After the Pink Panther himself, THE INSPECTOR (1964-1969) was the next series of shorts. Which made sense, the since the biggest thing to come out of THE PINK PANTHER film (aside from the Pink Panther himself) was Peter Sellers’ character, Police Inspector Jacques Clouseau. These cartoons came right on the heels of the second ‘Clouseau’ movie: A SHOT IN THE DARK. They even used the Henry Mancini theme, for the film, in the shorts. Despite all specific references to Clouseau being removed, the series was a hit and the only one (aside from the Panther) to go over 17 shorts (finishing up at 34) all of which are in this collection, dvd and Blu-Ray. For ‘retro’ TV fans, one surprising thing about these cartoons is Pat Harrington, Jr. does the voice of the Inspector (and his side-kick, Sergeant Deux-Deux). Mr. Harrington is most famous for playing Schneider in ONE DAY AT A TIME for nine years, for which he won an Emmy and a Golden Globe.

I really haven’t watch THE INSPECTOR cartoons in years, but I had fond memories and could even recall a few gags. Well I’m happy to say the series still holds up. It’s clever, very funny and has great timing (which is often the key to animated slap-stick). Dealing with such villains as the Blotch and the Mad Bomber, THE INSPECTOR is genuinely funny. Artistically speaking, for a short made on the cheap, it has a really nice artistic designs and great backgrounds. This is a must have collection for any cartoon fan.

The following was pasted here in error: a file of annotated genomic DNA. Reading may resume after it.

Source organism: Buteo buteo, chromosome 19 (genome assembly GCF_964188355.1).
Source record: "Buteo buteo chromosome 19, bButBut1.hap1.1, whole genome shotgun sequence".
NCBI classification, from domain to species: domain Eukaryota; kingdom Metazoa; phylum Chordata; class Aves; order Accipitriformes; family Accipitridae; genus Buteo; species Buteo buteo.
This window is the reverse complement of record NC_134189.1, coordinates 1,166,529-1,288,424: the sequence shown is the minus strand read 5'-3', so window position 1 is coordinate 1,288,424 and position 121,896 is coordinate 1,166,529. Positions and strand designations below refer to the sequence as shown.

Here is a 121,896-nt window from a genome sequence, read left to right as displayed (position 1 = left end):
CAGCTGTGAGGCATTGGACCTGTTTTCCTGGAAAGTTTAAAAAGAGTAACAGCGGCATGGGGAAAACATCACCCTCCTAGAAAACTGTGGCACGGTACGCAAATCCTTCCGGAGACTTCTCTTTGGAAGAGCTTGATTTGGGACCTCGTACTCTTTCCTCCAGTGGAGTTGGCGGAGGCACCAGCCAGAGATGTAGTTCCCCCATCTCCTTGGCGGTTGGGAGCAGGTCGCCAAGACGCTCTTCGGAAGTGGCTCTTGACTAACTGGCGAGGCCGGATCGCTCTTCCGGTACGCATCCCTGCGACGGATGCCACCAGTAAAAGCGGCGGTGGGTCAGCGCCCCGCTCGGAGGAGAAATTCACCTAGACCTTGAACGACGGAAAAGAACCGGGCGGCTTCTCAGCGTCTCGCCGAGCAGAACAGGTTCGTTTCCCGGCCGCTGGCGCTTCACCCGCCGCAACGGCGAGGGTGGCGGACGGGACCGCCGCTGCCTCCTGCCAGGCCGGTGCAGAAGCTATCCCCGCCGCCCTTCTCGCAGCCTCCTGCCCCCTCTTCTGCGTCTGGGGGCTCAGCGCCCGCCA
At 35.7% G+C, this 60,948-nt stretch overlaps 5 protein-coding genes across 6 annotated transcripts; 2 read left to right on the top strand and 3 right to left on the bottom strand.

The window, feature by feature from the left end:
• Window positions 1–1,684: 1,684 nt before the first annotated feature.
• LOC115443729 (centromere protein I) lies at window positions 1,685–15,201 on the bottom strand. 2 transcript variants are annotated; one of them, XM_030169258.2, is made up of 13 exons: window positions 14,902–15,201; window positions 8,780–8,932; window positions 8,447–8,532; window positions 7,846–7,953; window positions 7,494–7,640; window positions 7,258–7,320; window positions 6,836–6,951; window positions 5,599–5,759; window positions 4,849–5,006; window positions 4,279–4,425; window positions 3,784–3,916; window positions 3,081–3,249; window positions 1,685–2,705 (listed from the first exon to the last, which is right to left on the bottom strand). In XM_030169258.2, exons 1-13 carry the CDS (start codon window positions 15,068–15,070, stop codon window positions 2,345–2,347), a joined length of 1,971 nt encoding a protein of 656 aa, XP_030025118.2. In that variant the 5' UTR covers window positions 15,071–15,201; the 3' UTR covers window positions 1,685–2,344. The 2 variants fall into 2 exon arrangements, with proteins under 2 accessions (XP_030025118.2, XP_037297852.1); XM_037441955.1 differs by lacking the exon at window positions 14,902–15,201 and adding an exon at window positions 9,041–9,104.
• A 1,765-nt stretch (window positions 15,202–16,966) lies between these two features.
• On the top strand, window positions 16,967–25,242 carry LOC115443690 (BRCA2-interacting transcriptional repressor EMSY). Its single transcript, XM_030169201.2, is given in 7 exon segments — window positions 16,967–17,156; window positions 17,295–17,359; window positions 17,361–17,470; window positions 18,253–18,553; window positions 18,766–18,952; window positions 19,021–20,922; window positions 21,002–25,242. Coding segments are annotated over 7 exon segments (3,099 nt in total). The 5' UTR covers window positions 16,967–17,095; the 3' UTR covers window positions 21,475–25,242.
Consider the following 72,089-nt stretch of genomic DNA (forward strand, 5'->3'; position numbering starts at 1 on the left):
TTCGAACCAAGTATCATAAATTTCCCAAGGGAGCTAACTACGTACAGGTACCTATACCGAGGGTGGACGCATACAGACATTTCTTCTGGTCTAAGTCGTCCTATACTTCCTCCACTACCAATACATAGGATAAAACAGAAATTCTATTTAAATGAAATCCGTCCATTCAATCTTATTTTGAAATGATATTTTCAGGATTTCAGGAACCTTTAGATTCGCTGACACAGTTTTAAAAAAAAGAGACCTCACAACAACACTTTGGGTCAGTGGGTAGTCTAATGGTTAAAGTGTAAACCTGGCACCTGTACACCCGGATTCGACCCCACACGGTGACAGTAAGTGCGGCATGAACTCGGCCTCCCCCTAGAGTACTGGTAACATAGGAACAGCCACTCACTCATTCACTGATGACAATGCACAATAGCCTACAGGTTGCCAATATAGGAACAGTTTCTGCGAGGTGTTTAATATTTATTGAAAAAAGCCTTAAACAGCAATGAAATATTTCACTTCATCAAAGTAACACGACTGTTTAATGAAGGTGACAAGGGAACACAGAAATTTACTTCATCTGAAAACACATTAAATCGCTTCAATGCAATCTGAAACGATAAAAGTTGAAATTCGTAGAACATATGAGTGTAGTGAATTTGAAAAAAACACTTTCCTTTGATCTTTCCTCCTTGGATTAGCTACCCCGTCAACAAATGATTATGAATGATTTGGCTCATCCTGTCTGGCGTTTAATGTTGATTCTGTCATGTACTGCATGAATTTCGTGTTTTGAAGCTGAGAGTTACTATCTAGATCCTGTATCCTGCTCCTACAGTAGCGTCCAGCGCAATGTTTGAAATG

Next up is, THE ANT AND THE AARDVARK, which was the fourth series created by DePatie-Freleng. It numbers 17 shorts from 1969-1971. THE ANT AND THE AARDVARK continued the long traditions of predator / prey cartoons, where the predator comes up short every time. Though more like Bugs Bunny than the Road Runner, THE ANT AND THE AARDVARK was more about crazy wit than violence. Speaking of crazy, who would ever think to pair Dean Martin (the Ant) with Jackie Mason (the Aardvark) in cartoon? Mind you, both were voiced by the talented John Byner. Mr. Byner had a long career in TV; with a long stay on the HOLLYWOOD SQUARES, and as the host of Showtimes 1980’s comedy show, BIZARRE.